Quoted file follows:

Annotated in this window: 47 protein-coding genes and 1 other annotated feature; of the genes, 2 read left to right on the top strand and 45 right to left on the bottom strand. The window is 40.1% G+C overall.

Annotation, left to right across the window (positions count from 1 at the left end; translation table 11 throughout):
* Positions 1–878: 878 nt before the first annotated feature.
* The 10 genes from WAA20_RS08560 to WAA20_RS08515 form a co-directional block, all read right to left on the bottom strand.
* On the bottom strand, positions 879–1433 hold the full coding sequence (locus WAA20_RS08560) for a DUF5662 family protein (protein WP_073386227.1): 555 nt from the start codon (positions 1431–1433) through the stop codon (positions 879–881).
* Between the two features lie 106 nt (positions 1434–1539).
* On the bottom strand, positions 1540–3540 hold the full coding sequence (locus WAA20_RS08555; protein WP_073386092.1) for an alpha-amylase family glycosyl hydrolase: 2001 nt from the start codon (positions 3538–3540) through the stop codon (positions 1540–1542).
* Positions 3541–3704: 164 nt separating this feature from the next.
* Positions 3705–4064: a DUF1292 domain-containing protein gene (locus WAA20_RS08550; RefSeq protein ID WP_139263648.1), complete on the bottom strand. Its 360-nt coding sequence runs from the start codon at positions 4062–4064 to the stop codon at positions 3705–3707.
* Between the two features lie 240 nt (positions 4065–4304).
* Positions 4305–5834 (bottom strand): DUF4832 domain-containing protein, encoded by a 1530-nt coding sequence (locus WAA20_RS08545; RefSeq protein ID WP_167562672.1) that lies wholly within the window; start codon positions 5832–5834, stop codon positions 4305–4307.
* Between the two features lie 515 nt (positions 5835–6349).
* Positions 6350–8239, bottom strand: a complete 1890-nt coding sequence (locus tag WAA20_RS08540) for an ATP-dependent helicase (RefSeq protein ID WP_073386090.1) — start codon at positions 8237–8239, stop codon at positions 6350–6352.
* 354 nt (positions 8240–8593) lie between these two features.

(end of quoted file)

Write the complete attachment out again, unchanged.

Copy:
Annotated in this window: 47 protein-coding genes and 1 other annotated feature; of the genes, 2 read left to right on the top strand and 45 right to left on the bottom strand. The window is 40.1% G+C overall.

Annotation, left to right across the window (positions count from 1 at the left end; translation table 11 throughout):
* Positions 1–878: 878 nt before the first annotated feature.
* The 10 genes from WAA20_RS08560 to WAA20_RS08515 form a co-directional block, all read right to left on the bottom strand.
* On the bottom strand, positions 879–1433 hold the full coding sequence (locus WAA20_RS08560) for a DUF5662 family protein (protein WP_073386227.1): 555 nt from the start codon (positions 1431–1433) through the stop codon (positions 879–881).
* Between the two features lie 106 nt (positions 1434–1539).
* On the bottom strand, positions 1540–3540 hold the full coding sequence (locus WAA20_RS08555; protein WP_073386092.1) for an alpha-amylase family glycosyl hydrolase: 2001 nt from the start codon (positions 3538–3540) through the stop codon (positions 1540–1542).
* Positions 3541–3704: 164 nt separating this feature from the next.
* Positions 3705–4064: a DUF1292 domain-containing protein gene (locus WAA20_RS08550; RefSeq protein ID WP_139263648.1), complete on the bottom strand. Its 360-nt coding sequence runs from the start codon at positions 4062–4064 to the stop codon at positions 3705–3707.
* Between the two features lie 240 nt (positions 4065–4304).
* Positions 4305–5834 (bottom strand): DUF4832 domain-containing protein, encoded by a 1530-nt coding sequence (locus WAA20_RS08545; RefSeq protein ID WP_167562672.1) that lies wholly within the window; start codon positions 5832–5834, stop codon positions 4305–4307.
* Between the two features lie 515 nt (positions 5835–6349).
* Positions 6350–8239, bottom strand: a complete 1890-nt coding sequence (locus tag WAA20_RS08540) for an ATP-dependent helicase (RefSeq protein ID WP_073386090.1) — start codon at positions 8237–8239, stop codon at positions 6350–6352.
* 354 nt (positions 8240–8593) lie between these two features.